As the vaporized liquid (gas) molecules release the stored up heat, they will cool, and when they reach the temperature of the surrounding medium (air), they begin to condense back into a liquid state. This is the nature of dew on the grass in the morning, and liquid on the outside of a cold glass of ice tea on a hot day.
By increasing the pressure placed upon a liquid, you are raising the point at which it will vaporize. This is because as the liquid's molecules move farther apart from one another as they heat up, they exert more pressure on the surrounding atmospheric contra-pressure(ambient).
When the liquid is pressurized, it's molecules try to expand and 'push' harder
against the surrounding higher contra-pressure before it's molecules 'burst'. This is the boiling point, technically known as vaporization.
A liquid will continue to absorb and hold heat until it reaches it's vaporization point.
For every pound above ambient (at sea level) the boiling point of water is raised by 3 degress. Therefore, a 16-pound cap will increase the boiling point of the water by 48 degrees, to a total of 260 degrees.
Now, if you have a 160 degree thermostat, that does not mean that your engine is operating at 160 degrees. It means that your COOLANT is operating at 160 degrees.
With a 7 pound cap, your cooling system would be capable of 'holding' approximately 233 degrees of heat before it will begin to spontaneously release it. This is what the overflow/recovery bottles are for. As it vaporizes, it leaves the system in the form of steam and goes to the overflow, where it condenses back into a liquid, and is then drawn back into the system when it cools to the same temperature.
There are many areas of a typical engine that get much hotter than 250 degrees, but our temperature gauges are measuring the temp of the coolant at only one specific point in the engine, not the engine itself.
Your engine is going to produce the same amount of heat no matter what pressure cap you use, even if you use no cap. The point is, how do we get rid of that heat. The difference is that with ambient or a low pressure cap,the total amount of heat that can transfer into the coolant and out of the engine's materials is low. this is because the coolant is not capable of holding any more heat.
A higher pressure cap allows the coolant to hold more total heat,which in turn allows the engine's materials to 'dump-off' more heat in the same amount of fluid.
This extra heat is obviously carried to the radiator where the heat is released to the surrounding atmosphere.
This is why a radiator that is hot will be fine as long as the cap is not removed. The pressurized 'atmosphere' inside the radiator is 'squeezing' the coolant molecules tight, which keeps it from vaporizing (boiling).
If this cap was removed from a hot radiator, the atmospheric pressure drops from high to ambient immediately, and the high pressure molecules of the hot coolant suddenly have no resistance to thier natural tendancy for expansion. They will violently expand(vaporize), and the now-boiling coolant will look for the easiest path of least resistance which is the open radiator fill.
So, a higher pressure cap does not raise the operating temperature of the engine. It only raises the total amount of heat that a cooling system can effectively remove from an engine.
A low pressure cap gives the coolant less ability to hold heat, so the engine itself will 'store' this heat until it can find another source of release.(pistons, connecting rods, oil etc...)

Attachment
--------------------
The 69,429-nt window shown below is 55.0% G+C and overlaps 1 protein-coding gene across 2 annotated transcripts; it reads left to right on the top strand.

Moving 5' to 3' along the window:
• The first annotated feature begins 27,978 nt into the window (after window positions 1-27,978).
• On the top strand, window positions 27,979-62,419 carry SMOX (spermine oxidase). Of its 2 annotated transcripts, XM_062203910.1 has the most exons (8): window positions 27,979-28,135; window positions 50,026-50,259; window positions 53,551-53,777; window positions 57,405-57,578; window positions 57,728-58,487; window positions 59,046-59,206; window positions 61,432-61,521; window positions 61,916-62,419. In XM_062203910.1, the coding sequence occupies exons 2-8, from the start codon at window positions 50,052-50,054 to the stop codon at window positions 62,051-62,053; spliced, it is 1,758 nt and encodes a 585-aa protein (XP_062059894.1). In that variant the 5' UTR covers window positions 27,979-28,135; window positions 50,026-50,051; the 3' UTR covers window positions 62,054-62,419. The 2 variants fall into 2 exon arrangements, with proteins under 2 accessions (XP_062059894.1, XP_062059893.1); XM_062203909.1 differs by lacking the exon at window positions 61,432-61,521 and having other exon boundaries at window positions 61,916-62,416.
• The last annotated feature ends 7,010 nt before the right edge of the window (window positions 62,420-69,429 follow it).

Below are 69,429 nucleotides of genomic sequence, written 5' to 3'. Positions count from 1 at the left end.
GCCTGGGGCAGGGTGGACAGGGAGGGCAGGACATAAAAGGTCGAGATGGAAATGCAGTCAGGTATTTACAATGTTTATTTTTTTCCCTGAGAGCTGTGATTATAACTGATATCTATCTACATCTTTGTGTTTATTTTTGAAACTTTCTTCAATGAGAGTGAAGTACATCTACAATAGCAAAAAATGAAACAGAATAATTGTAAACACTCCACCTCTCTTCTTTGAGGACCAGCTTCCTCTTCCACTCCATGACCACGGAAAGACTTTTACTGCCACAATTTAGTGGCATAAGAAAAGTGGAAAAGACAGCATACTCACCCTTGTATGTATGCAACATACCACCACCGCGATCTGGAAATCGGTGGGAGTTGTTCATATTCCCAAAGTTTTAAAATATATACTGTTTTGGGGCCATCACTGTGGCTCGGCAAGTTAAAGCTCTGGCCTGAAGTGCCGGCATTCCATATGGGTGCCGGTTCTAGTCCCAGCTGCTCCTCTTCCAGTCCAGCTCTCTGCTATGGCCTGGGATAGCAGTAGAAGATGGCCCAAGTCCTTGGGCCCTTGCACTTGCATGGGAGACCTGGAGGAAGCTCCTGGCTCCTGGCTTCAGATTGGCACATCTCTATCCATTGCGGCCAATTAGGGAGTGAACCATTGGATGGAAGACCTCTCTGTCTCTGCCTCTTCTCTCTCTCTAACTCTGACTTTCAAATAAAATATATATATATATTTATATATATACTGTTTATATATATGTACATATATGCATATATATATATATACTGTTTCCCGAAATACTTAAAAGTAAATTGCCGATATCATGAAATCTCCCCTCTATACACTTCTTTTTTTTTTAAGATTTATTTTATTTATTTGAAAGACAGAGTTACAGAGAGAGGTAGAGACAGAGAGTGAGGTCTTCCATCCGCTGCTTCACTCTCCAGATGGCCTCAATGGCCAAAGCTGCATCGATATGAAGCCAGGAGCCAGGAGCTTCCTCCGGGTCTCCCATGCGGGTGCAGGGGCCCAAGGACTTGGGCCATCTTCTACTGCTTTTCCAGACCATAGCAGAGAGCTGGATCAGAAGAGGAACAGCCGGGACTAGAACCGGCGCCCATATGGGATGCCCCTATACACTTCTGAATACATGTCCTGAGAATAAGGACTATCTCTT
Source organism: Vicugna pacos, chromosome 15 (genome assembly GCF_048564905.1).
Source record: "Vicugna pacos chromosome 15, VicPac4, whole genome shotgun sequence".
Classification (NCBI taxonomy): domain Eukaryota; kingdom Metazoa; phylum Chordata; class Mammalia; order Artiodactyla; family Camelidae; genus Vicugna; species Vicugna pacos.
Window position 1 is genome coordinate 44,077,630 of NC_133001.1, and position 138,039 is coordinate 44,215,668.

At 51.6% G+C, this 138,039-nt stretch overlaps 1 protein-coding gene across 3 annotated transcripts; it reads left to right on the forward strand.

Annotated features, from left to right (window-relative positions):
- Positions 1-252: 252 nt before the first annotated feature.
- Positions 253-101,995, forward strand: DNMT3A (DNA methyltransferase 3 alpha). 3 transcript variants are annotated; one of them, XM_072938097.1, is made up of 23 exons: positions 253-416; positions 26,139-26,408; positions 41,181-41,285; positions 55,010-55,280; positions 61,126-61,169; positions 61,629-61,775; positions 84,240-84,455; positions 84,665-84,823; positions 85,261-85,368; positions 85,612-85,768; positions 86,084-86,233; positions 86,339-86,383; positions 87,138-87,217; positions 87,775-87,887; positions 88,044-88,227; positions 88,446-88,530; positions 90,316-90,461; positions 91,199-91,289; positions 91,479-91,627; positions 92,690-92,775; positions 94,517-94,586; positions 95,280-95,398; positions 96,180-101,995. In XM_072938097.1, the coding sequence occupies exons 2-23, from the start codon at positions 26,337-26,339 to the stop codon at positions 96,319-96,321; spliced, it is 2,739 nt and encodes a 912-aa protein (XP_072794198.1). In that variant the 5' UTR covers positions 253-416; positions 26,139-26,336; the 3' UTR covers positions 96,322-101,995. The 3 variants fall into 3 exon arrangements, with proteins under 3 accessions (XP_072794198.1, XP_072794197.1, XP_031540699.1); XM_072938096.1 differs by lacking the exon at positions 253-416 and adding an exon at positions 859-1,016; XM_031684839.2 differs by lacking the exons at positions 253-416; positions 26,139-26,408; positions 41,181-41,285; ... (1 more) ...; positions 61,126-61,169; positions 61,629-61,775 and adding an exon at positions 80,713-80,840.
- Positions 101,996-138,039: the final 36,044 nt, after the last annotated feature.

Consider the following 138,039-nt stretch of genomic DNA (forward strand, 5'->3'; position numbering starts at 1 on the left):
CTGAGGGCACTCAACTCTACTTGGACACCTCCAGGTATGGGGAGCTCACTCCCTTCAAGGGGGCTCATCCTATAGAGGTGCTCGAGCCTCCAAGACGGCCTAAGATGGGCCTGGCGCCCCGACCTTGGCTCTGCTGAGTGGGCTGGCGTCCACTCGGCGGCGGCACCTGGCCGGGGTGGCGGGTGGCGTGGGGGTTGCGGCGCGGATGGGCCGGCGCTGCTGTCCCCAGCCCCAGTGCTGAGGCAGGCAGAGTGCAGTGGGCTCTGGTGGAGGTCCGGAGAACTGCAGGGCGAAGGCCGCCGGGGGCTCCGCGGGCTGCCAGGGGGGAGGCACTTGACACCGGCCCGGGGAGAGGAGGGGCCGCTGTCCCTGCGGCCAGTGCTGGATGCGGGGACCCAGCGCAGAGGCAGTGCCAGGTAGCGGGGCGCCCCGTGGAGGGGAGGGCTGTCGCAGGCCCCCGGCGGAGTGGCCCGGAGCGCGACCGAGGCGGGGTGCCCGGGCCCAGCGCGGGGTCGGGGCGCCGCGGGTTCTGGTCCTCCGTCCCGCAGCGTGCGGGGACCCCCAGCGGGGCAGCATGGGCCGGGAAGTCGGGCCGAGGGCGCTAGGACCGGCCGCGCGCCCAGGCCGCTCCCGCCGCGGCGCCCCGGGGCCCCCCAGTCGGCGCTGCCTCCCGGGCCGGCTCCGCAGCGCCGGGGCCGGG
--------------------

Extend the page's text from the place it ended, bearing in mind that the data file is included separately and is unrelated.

But, if your particular vehicle can operate effectively with a 7 pound cap, then that means that the coolant is carrying away a sufficient amount of heat. Otherwise the coolant would vaporize, and the engine would overheat. Under these circumstances, there would be no need to use a higher-pressure cap, as it would put unnecessary strain on the cooling system componenets.
Yet, if you have a relatively powerful, high-compression engine, a low pressure cap will probably not be sufficient, as these types of engines produce a lot of heat.
Many, many people make the fundamental mistake of thinking that a bigger radiator is all that is needed to keep a hot-running engine cool. Thier flawed logic goes something like this: 'More coolant can hold more heat, plus the larger radiator puts more coolant in front of the air-flow so it can release more heat to the atmosphere.'
While it is true that a larger radiator will handle more heat, that difference alone is so miniscule as to be almost inneffective. Here's why: Remember, the medium of transfer is the coolant itself, and if the coolant cannot hold enough heat and take it to the radiator, then the radiator will never have a chance to utilize its capacity. You gotta' GET the heat to the radiator before it can do its job. A low pressure system will only take the amount of heat it can hold to the radiator. If the radiator never 'recieves' the heat in the first place, it has limited ability to release it. This is why you will see many street rods with HUGE radiators, a couple of fans that are ALWAYS running, and they still seem to overheat.
This is also why newer cars from the factory (especially jap cars) can use such tiny radiators without ever overheating. Thier system is designed to remove the maximum amount of heat from the engine, and the radiator is designed to handle JUST THAT MUCH heat transfer.

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steve'66
Gearhead

Posts: 9835
From: Sonoma,CA,USA
Registered: Mar 2000

posted 12-19-2002 09:46 PM     Click Here to See the Profile for steve'66        Reply w/Quote
cobravenom71,

Thanks for that thesis on radiator cooling, it was well done and took a lot of effort. Well done,


SteveW

steve'66
Gearhead

Posts: 9835
From: Sonoma,CA,USA
Registered: Mar 2000

posted 12-19-2002 09:49 PM     Click Here to See the Profile for steve'66        Reply w/Quote
quote:
Originally posted by 69 Sportsroof:
According to my local radiator shop, when the seam around the tank starts leaking, its almost impossible to effectively repair it.

I've got a radiator in my fleet that leaks at the upper tank's seam. Does that mean I should just buy it a new radiator? The radiator is only 3-4 years old.

SteveW

69 Sportsroof
Gearhead

Posts: 2814
From: Valley, Alabama, USA
Registered: Mar 2002

posted 12-20-2002 10:37 AM     Click Here to See the Profile for 69 Sportsroof        Reply w/Quote
quote:
Originally posted by steve'66:
I've got a radiator in my fleet that leaks at the upper tank's seam. Does that mean I should just buy it a new radiator? The radiator is only 3-4 years old.

SteveW


According to the radiator shop I use the answer is maybe. He said that usually the repair wont hold up. If it does, that's great. If not, you're gonna have to cough up about 2 bills.

Fastback68
Gearhead

Posts: 4511
From: Sucat, Paranaque, Philippines
Registered: Jul 99

posted 12-20-2002 12:11 PM     Click Here to See the Profile for Fastback68        Reply w/Quote
Hmmm, a good repair is certainly not rocket science.